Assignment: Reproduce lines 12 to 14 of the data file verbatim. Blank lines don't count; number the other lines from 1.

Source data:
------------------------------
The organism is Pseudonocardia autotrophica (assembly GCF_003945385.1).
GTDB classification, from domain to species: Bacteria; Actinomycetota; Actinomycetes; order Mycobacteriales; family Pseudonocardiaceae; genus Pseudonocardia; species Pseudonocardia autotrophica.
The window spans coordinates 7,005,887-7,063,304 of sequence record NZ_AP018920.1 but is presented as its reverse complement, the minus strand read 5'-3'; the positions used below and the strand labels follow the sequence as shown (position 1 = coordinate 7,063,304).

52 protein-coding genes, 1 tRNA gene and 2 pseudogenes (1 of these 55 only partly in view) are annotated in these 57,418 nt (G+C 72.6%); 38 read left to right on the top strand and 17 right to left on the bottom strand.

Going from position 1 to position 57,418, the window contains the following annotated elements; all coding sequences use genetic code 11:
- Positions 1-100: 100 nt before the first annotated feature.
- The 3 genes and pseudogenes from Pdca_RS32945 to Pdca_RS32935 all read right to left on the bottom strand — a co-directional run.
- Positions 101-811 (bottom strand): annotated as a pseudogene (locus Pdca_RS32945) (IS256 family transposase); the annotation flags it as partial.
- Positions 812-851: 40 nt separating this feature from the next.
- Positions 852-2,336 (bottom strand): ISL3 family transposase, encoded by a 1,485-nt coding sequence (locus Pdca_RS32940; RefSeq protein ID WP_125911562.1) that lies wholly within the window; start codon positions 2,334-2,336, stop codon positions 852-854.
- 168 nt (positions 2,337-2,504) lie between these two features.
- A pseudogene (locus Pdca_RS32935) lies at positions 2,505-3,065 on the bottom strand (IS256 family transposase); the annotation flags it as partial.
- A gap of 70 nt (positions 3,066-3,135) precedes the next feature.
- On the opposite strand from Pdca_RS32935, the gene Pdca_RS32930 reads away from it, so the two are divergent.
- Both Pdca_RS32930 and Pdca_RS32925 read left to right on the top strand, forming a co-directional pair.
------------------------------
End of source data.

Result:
- A pseudogene (locus Pdca_RS32935) lies at positions 2,505-3,065 on the bottom strand (IS256 family transposase); the annotation flags it as partial.
- A gap of 70 nt (positions 3,066-3,135) precedes the next feature.
- On the opposite strand from Pdca_RS32935, the gene Pdca_RS32930 reads away from it, so the two are divergent.